Grasping the Graston Technique
Graston Technique and Instrument Assisted Soft Tissue Mobilisation (IASTM)
Clients often ask about the Graston Technique when what they are really referring to is the less commonly used name, instrument assisted soft tissue mobilization (IASTM). Graston as well as IASTM is gaining popularity not only with patients, but as well with practitioners due to its effectiveness and efficiency as well as minimizing stress on the hands and fingers.
The Graston Technique is a patented form of instrument-assisted soft tissue mobilization that was actually developed by an athlete who was frustrated by the lack of rehabilitation progress after a knee injury. Graston as well as other forms of IASTM are similar in a way to massage as they are both forms of soft-tissue mobilization, and therefore they allow the practitioner to perform muscle work to promote healing. Although practitioners do not necessarily have to be authorized to perform IASTM, only clinicians who have been trained and accredited in the Graston Technique are qualified to obtain the Graston Technique instruments and apply the technique to treat patients.
With that said, there are other IASTM tools or instruments to locate and treat soft tissue dysfunction. Soft-tissue practitioners, by using their hands or handheld tools, can help modulate pain signals to the brain to make movements easier to complete. As well, the small microtrauma that is caused during these treatments facilitates a cascade of healing activities to allow for improved tissue healing.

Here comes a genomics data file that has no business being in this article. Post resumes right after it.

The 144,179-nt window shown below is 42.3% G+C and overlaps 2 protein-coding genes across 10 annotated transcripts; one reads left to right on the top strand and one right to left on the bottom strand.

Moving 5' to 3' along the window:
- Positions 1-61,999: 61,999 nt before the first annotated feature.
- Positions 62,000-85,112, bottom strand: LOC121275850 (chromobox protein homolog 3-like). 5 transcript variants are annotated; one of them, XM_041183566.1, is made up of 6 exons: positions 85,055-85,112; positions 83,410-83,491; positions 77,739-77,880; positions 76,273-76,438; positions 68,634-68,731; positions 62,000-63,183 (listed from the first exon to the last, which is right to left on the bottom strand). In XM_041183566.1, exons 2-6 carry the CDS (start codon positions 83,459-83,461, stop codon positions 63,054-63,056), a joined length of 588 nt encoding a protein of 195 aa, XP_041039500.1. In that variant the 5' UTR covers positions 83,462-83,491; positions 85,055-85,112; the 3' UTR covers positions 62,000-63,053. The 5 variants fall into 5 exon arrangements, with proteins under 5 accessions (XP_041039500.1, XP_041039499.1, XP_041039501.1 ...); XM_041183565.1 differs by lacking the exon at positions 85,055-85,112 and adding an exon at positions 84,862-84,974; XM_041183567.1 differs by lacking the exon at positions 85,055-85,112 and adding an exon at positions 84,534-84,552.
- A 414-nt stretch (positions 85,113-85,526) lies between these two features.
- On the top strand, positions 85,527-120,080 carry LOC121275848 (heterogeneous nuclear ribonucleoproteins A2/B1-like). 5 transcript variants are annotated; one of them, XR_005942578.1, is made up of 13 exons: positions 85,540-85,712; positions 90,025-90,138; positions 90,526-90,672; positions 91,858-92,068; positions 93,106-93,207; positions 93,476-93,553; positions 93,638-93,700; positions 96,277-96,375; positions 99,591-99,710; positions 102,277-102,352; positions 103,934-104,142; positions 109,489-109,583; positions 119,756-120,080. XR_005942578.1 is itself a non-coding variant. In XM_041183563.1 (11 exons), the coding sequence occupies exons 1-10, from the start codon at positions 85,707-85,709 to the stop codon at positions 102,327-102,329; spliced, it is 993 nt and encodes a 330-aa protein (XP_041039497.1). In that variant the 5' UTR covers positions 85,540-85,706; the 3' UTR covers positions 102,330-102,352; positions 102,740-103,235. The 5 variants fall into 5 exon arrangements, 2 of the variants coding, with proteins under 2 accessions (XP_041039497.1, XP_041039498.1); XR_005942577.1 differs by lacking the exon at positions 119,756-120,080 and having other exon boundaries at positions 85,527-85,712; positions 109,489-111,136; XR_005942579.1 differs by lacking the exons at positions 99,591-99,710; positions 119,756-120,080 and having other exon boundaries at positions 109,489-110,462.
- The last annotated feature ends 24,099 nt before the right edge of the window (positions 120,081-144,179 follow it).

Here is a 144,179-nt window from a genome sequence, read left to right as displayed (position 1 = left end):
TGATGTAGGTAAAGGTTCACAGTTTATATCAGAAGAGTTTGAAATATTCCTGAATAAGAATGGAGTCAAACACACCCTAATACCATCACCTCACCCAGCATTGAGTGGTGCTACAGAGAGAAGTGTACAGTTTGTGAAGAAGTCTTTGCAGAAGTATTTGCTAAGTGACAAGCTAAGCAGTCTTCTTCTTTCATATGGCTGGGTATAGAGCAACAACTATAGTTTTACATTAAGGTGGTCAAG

What is soft tissue and how does it heal?
Soft tissue refers to muscles, tendons (the part of the muscle that attaches to a bone), and ligaments (structures that connect one bone to another to keep a joint stable). When a tissue is injured, whether its muscle, tendon or ligament, our body attempts to heal itself by laying down new tissue over the injury site. This new tissue, also known as scar tissue, is not as strong or as flexible as normal, healthy, undamaged tissue. Over time, and because of small re-injuries, there is a build-up of this fibrous tissue that causes restricted movement, pain, soreness, and reduced flexibility.
So whether you choose someone qualified to perform Graston or other forms of IASTM, it may be an effective addition to your treatment plan.
Do you have muscle pain or a previous nagging injury? Would you consider trying IASTM to minimize the pain and improve mobility?